The game looks pretty damn cool, considering when it was made. The entire thing is done in a rotoscoping style, similar to recent films like Waking Life or A Scanner Darkly, but the end product actually looks, at times, like A-Ha's video for "Take On Me." And that's not a bad thing.
For the most part, the dialogue cutscenes aren't full motion: they progress in slideshow form, like the rest of the game. Occasionally, however, you'll see a porter walk by you, fully rotoscoped, walking in real time, with every frame animated. And it looks awesome. I wish they had had the time or the money to rotoscope the entire game that way, but as it stands, the game is still very pretty. It looks and feels like you are in the 1930s, which, when combined with the realtime and nonlinear aspects of the game, makes it one of the most immersive adventure games of its time.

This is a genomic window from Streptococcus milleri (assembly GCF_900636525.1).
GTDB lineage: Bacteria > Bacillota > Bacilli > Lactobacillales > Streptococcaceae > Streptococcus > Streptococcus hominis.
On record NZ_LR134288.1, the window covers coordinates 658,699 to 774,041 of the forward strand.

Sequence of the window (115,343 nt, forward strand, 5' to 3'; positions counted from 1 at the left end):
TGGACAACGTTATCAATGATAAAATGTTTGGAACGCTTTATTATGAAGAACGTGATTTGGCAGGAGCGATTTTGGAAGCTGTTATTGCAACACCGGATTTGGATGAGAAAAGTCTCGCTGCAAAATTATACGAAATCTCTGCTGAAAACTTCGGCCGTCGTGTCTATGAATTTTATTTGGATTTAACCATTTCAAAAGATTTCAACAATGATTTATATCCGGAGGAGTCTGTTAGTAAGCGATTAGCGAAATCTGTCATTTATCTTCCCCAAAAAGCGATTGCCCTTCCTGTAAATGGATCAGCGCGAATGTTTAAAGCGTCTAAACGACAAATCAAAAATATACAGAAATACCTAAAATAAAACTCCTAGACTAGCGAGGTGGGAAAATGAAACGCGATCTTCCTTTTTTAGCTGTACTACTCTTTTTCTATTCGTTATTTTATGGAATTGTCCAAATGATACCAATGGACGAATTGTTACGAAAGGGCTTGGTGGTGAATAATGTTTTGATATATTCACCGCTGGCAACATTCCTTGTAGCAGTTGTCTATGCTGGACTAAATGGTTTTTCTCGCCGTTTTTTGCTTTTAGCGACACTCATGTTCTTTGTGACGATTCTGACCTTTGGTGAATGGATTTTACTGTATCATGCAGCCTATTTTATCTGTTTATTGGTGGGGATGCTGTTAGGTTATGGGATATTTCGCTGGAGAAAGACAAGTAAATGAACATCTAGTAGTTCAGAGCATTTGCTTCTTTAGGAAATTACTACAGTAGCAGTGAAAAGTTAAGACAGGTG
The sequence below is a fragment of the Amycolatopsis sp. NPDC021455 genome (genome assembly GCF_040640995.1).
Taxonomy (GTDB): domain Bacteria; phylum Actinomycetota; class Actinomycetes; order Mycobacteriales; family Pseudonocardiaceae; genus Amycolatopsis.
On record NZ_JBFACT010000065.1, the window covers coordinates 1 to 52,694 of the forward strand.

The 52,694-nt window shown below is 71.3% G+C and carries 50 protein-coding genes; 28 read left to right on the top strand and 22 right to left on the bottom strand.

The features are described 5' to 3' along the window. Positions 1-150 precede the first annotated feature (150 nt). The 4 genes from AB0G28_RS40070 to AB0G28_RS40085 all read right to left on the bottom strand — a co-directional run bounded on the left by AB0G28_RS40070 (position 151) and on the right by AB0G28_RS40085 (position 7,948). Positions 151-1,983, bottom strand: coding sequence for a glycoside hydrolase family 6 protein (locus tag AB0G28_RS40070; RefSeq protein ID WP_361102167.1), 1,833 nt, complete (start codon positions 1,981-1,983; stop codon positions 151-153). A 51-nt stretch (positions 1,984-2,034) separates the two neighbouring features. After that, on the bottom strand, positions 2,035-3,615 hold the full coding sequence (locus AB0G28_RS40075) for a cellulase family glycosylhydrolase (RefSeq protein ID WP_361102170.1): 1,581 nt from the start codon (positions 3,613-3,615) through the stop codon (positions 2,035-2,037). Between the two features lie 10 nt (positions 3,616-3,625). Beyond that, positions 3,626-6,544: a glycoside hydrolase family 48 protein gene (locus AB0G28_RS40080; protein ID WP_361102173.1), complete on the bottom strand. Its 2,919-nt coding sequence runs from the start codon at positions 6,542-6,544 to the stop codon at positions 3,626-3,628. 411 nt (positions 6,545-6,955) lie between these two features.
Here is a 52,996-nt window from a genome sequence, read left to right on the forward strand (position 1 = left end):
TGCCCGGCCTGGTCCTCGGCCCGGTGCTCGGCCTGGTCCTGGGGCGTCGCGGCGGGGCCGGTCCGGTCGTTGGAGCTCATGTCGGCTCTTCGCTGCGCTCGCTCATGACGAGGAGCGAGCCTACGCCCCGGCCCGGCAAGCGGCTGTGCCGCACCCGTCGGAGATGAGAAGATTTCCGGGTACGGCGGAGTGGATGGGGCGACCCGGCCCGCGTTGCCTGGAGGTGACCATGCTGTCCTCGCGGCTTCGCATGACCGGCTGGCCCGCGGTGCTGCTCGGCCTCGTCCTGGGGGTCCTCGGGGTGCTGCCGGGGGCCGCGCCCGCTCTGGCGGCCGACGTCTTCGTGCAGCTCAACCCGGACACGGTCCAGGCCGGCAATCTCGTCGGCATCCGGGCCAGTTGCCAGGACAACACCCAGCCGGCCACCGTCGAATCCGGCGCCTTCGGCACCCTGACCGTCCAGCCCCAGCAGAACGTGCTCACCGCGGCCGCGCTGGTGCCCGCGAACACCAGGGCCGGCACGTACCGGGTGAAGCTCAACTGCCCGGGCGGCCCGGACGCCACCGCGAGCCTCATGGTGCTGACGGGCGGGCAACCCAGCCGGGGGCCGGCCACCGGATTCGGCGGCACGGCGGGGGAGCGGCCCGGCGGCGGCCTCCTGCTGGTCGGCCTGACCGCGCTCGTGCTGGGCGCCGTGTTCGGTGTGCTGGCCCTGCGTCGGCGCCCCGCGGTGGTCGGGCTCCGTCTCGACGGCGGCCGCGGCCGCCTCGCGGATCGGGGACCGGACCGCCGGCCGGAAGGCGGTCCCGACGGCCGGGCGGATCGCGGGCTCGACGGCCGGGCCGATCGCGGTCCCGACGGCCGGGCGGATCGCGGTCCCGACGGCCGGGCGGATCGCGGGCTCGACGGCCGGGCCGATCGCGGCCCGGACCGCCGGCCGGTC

Why You Probably Haven't Played It
The Last Express took four years to make. Even by current standards, that's a pretty long stretch of time to work on, of all things, an adventure game. Photographing the models that would later be used for the rotoscoping process took a month on its own, and then every one of the 44,000 frames of animation used in the final game had to be hand drawn.
Then it came out.